Inside the discovery mindset on Twitter — and what it means for brands

A new study by Twitter and Publicis Media reveals the best platforms for discovering content and connecting with brands.

The amount of time that people spend on social media during an average day has been steadily rising over the past six years,1 with the majority of users spending at least two hours a day on social platforms. Social media may have started out as a way for friends and family to keep up with one another, but it has since evolved far beyond that. Because every social media platform brings something unique to the table, most consumers use multiple platforms in order to get everything they need.

In 2018, Twitter collaborated with Publicis Media to deepen our understanding of the discovery mindset — how consumers discover content on social media. Along with our research partners, Firefish and The Numbers Lab, we surveyed nearly 1,500 users of Twitter, Facebook, Instagram, and YouTube to identify what impact brands can expect when advertising in these environments. We wanted to know what makes each platform’s environment unique, and how brands can capitalize on these differences.

Social sites have become “go to” resources for people to get entertainment, news, and information on a wide range of topics. People also turn to different social media platforms to fill a variety of discovery-related needs; Facebook and Instagram are “look at me” platforms great for keeping up with family, friends, and trends. YouTube is where people learn how to do new things. Twitter is a “look at this” platform where people go to connect with what’s happening in the world around them.

Infographic showing the purpose of users on Twitter, Facebook, Instagram and Youtube.

Leaned-in and emotionally connected

One of the core traits of a discovery mindset is an openness to new ideas or new information. Universally, we found that brands running video ads on social media saw shifts in brand perceptions among consumers and that people who see in-feed video ads are more likely to consider taking brand actions. When surveyed again two weeks after being exposed to video ads, 89% of people who had made a purchase recalled seeing the ads.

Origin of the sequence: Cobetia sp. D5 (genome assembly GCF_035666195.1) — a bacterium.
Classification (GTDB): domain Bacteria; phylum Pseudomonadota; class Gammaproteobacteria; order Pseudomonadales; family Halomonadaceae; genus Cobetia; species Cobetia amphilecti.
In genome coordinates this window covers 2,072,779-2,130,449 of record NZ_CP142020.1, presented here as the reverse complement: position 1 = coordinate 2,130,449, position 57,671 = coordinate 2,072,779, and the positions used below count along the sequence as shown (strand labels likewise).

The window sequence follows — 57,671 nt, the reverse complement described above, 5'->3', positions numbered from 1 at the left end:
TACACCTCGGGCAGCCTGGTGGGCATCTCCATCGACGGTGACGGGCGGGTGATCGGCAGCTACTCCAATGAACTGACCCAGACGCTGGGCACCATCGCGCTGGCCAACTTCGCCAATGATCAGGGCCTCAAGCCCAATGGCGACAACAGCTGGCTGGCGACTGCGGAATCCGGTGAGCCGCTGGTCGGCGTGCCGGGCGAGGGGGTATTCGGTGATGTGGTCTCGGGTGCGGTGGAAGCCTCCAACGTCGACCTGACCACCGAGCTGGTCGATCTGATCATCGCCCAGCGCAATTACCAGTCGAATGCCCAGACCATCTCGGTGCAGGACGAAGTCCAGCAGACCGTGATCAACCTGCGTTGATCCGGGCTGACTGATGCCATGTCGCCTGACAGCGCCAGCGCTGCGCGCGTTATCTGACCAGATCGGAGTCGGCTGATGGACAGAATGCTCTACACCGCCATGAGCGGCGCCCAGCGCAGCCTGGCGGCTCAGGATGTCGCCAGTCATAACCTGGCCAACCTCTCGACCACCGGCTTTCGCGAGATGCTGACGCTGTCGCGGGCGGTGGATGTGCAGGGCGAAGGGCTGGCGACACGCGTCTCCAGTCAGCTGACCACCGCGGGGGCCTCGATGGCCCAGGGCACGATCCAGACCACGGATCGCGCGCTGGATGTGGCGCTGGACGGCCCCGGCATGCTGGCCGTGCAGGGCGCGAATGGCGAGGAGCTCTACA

When it comes to Twitter specifically, our study found that people are more likely to remember the ads they’ve seen on Twitter and to take action as a result. They are more likely to look for additional information about that product or brand and they’re far more likely to share what they find with friends. And because Twitter is the place where people go to talk to the brands they love, they’re more likely to reach out directly to the advertiser with questions or concerns than on other major platforms.1 Nearly three-quarters of those surveyed say having an active Twitter presence makes a brand feel both more human and more trustworthy.

Infographic showing how Twitter users interact and engage with brands they see ads for on Twitter.

That combination of increased ad recall and a greater sense of connection helps to change brand perceptions and drive purchases. Watching video ads on Twitter was more effective in shifting brand perceptions and had a greater influence on people's buying decisions than watching video ads on other social platforms. Two weeks post-exposure, we found that those who saw the ad on Twitter were 32% more likely to have made a purchase from the advertiser than those who saw the same ad on the other platforms.2

The study also demonstrates the important role Twitter plays in helping brands build relationships with customers and create memorable experiences for them. Twitter’s influential audience is always ready to take action, as the study shows, and Twitter ads effectively influence future purchases.2

Infographic showing how users on Twitter are influenced by ads.


Twitter and Publicis Media partnered to explore the Discovery Mindset and its impact on brand advertising, utilizing Firefish and The Numbers Lab to conduct the research, collate results, and interpret them. The study involved two stages of qualitative surveys, where researchers conducted 15 in-person interviews on a range of topics (beauty and fashion, quick service restaurants, movies and entertainment). This was followed by three quantitative studies, including two online surveys conducted 24 hours apart with 1,490 participants, and a brief follow-up survey two weeks later involving 890 participants.

1. According to Global Web Index (Q4 2018)
2. Compared to average of other social media platforms (Instagram, Facebook, and YouTube), statistical significance at 95%

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